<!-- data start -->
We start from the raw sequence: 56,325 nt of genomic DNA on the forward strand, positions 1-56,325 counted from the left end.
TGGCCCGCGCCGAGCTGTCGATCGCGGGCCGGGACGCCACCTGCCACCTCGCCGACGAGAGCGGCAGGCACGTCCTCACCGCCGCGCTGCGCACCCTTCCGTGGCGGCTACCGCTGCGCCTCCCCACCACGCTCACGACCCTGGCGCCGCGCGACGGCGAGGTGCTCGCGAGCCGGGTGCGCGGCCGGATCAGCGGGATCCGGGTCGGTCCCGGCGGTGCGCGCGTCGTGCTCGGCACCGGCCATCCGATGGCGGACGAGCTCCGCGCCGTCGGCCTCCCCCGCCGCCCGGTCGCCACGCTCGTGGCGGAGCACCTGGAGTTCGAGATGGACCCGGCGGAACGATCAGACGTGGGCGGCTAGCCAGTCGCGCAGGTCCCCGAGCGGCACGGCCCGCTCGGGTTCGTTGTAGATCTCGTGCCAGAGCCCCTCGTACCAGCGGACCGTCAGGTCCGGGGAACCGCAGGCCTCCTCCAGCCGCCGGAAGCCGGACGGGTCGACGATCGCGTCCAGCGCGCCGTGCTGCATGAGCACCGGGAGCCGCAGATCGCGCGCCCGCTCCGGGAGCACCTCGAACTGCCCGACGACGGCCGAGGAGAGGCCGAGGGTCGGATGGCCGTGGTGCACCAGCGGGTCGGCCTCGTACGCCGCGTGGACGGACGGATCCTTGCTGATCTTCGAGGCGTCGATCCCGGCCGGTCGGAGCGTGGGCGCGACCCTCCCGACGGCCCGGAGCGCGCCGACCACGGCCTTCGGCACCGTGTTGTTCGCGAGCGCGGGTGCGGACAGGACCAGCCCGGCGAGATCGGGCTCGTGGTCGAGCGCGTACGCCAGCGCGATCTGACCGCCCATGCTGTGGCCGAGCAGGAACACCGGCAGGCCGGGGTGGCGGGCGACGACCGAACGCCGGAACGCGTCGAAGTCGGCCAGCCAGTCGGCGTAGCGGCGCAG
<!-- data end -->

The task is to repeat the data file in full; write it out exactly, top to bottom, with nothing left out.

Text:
We start from the raw sequence: 56,325 nt of genomic DNA on the forward strand, positions 1-56,325 counted from the left end.
TGGCCCGCGCCGAGCTGTCGATCGCGGGCCGGGACGCCACCTGCCACCTCGCCGACGAGAGCGGCAGGCACGTCCTCACCGCCGCGCTGCGCACCCTTCCGTGGCGGCTACCGCTGCGCCTCCCCACCACGCTCACGACCCTGGCGCCGCGCGACGGCGAGGTGCTCGCGAGCCGGGTGCGCGGCCGGATCAGCGGGATCCGGGTCGGTCCCGGCGGTGCGCGCGTCGTGCTCGGCACCGGCCATCCGATGGCGGACGAGCTCCGCGCCGTCGGCCTCCCCCGCCGCCCGGTCGCCACGCTCGTGGCGGAGCACCTGGAGTTCGAGATGGACCCGGCGGAACGATCAGACGTGGGCGGCTAGCCAGTCGCGCAGGTCCCCGAGCGGCACGGCCCGCTCGGGTTCGTTGTAGATCTCGTGCCAGAGCCCCTCGTACCAGCGGACCGTCAGGTCCGGGGAACCGCAGGCCTCCTCCAGCCGCCGGAAGCCGGACGGGTCGACGATCGCGTCCAGCGCGCCGTGCTGCATGAGCACCGGGAGCCGCAGATCGCGCGCCCGCTCCGGGAGCACCTCGAACTGCCCGACGACGGCCGAGGAGAGGCCGAGGGTCGGATGGCCGTGGTGCACCAGCGGGTCGGCCTCGTACGCCGCGTGGACGGACGGATCCTTGCTGATCTTCGAGGCGTCGATCCCGGCCGGTCGGAGCGTGGGCGCGACCCTCCCGACGGCCCGGAGCGCGCCGACCACGGCCTTCGGCACCGTGTTGTTCGCGAGCGCGGGTGCGGACAGGACCAGCCCGGCGAGATCGGGCTCGTGGTCGAGCGCGTACGCCAGCGCGATCTGACCGCCCATGCTGTGGCCGAGCAGGAACACCGGCAGGCCGGGGTGGCGGGCGACGACCGAACGCCGGAACGCGTCGAAGTCGGCCAGCCAGTCGGCGTAGCGGCGCAG